Advocates Seek Increase to Supplemental Security Income to Benefit People with Disabilities

Aug 4, 2020

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People receiving the maximum SSI live on $783 a month. The Chicago Disability Activism Collective is proposing an additional $266 per month.

Posted on August 4th, 2020 | By


With the coronavirus heightening challenges already faced by people with disabilities, activists are calling for an increase monthly Supplemental Security Income.

The SSI Justice Campaign is proposing the state add $266 to people’s monthly SSI, a federal income program designed to help aged and disabled people who have minimal or no income. The current federal monthly maximum is $783.

The Chicago Disability Activism Collective launched the campaign with full support of Cook County Commissioner Alma Anaya, who represents the 7th District on Chicago’s Southwest Side.

Many people with disabilities can’t work and rely solely on SSI to cover rent, food and other basic needs, Anaya said. Coupled with a cost of living in Cook County that’s higher than the national average, Anaya said an increase to Illinois’ SSI is “far overdue.” The increase would also benefit undocumented people with disabilities, Anaya said.

The additional $266 would be funded through a state-level inheritance tax increase, according to the draft resolution. Anaya said the resolution will be introduced in the Illinois General Assembly.

People who rely on SSI have faced challenges long before the coronavirus pandemic, said Monia Taylor, a member of CDAC. When bills roll in and demand payment, Taylor said she can’t wait for another monthly SSI installment to come through.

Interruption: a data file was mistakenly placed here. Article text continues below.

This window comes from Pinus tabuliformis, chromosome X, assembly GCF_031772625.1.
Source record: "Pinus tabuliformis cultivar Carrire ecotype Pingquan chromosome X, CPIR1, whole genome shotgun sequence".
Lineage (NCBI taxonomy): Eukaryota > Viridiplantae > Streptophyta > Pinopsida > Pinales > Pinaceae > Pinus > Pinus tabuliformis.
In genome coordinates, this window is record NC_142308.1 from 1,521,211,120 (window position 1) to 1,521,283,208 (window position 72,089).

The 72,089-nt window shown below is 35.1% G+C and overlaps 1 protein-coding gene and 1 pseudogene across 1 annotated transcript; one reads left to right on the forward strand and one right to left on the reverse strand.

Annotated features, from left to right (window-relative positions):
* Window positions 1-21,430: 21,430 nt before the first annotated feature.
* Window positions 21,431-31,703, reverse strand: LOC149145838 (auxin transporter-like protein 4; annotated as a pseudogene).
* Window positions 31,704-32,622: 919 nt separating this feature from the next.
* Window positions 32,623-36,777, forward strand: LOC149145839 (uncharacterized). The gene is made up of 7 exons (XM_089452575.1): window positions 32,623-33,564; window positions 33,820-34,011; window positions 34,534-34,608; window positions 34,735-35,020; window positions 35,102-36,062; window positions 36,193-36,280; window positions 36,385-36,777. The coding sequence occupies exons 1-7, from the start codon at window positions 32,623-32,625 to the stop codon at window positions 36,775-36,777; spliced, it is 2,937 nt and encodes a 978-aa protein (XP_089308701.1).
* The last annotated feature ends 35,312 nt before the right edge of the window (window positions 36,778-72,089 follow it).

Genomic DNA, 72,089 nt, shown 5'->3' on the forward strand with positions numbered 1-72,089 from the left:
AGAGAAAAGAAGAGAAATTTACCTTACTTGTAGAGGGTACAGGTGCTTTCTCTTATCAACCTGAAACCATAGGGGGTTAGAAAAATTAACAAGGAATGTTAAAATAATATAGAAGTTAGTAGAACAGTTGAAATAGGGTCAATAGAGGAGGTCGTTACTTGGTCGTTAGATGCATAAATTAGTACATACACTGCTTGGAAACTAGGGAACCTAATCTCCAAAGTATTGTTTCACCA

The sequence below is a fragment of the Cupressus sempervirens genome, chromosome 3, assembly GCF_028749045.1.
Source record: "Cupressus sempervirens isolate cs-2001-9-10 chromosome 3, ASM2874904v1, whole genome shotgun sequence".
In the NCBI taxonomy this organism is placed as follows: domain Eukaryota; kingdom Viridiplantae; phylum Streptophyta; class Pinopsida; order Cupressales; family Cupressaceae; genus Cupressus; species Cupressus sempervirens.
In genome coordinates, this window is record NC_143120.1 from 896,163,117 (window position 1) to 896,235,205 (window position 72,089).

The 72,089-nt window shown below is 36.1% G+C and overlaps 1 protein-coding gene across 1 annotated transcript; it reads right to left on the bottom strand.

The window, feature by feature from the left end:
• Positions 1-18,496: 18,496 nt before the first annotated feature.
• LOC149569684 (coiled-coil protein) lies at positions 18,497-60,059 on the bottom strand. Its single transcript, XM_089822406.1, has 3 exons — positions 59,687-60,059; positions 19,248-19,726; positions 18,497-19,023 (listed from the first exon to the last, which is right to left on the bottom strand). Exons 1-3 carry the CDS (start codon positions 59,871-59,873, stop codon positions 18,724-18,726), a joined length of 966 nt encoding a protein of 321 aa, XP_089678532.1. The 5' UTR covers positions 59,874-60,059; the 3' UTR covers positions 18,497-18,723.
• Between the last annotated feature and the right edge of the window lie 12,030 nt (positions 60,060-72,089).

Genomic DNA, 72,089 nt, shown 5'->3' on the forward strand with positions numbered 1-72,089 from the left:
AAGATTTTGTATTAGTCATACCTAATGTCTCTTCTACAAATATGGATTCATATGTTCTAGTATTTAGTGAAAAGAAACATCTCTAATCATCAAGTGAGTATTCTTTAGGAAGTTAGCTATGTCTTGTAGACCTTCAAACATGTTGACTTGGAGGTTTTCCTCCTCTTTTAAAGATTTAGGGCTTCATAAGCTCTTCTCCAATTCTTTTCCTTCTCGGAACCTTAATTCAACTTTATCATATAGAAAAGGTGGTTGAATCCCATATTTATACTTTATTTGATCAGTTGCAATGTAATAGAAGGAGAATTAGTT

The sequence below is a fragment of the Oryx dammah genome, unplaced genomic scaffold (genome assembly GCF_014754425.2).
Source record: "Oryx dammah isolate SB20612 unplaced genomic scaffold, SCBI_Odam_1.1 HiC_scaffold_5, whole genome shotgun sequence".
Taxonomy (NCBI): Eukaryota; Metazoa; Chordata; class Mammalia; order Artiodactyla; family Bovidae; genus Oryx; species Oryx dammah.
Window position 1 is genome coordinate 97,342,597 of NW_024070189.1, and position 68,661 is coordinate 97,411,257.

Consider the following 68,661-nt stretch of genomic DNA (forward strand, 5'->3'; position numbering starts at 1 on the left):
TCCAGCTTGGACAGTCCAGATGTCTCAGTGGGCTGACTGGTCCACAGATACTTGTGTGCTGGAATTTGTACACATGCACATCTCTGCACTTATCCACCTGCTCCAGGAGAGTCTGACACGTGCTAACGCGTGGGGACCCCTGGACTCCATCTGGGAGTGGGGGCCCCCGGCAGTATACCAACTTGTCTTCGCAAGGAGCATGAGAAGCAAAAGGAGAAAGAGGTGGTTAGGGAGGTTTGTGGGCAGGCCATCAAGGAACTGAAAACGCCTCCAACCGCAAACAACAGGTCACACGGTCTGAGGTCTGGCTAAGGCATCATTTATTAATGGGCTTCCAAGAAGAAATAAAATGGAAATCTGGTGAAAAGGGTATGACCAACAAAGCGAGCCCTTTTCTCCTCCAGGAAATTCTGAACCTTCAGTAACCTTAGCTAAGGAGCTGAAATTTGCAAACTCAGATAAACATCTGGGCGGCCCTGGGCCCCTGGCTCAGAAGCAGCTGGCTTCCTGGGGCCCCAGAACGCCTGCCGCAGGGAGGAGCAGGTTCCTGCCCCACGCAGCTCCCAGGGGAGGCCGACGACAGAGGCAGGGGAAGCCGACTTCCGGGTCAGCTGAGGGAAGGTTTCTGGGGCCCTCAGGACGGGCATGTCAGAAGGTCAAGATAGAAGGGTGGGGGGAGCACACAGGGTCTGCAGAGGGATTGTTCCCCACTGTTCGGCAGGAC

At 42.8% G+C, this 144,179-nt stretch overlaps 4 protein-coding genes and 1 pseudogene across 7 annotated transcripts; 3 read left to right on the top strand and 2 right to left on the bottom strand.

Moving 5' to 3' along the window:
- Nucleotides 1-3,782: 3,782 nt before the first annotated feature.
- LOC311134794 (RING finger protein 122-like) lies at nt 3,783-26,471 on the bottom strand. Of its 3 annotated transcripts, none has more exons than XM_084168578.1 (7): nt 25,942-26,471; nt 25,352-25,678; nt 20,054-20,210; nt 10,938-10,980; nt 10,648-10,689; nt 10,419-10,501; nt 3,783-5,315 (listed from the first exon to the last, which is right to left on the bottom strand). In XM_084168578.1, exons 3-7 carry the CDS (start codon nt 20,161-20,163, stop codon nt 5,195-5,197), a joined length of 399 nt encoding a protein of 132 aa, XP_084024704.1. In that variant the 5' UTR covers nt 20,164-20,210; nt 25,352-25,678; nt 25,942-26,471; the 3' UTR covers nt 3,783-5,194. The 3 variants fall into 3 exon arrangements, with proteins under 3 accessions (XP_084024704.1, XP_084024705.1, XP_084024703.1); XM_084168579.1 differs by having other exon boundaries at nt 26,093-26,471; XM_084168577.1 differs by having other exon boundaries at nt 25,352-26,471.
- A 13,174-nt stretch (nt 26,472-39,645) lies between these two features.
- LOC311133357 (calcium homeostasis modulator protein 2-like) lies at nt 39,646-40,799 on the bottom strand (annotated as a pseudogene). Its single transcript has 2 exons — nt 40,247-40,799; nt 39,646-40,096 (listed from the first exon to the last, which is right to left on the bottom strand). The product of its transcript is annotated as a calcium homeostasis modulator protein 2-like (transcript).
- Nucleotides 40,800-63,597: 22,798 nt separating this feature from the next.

“The poverty Black people and disabled people face on a daily basis didn’t start with COVID,” Taylor said. “The virus just exacerbated the problem, having to choose between rent and buying food because you don’t have enough money for both.”

Adam Ballard, a housing and transport policy advocate advising the campaign, said high rent forces many people with disabilities to live in congregate settings if they don’t have a housing voucher. Even people who have housing vouchers have to contribute 30% of their SSI to rent, Ballard said, already leaving people “in a pinch.”

Transportation costs can also quickly stack up, even with subsidized taxi rides through the Chicago Taxi Access Program and other services, Ballard said.

The number of Chicago taxi medallions surrendered this year increased from 552 as of March 11 when the pandemic hit the city to 2,501 on June 11, according to data obtained by the Sun-Times through a FOIA request. The decrease leaves 636 licensed taxis in the city.

“We have a system that forces people to make decisions that limit their travel as well,” Ballard said. “Their outcomes limit their freedom.”

People in the Supplemental Nutrition Assistance Program, for example, can’t use the benefits to have groceries delivered. Instead, they must make a trip to the store.

Angela Lacy, president of CDAC, said she’s been living in a “pandemic situation” for a long time, kept from social events and being unable to afford services and goods because of the economic strain of relying on SSI.

“We’re surviving, but we’re not living,” Lacy said. “The lack of income from SSI has caused me to live this way.”


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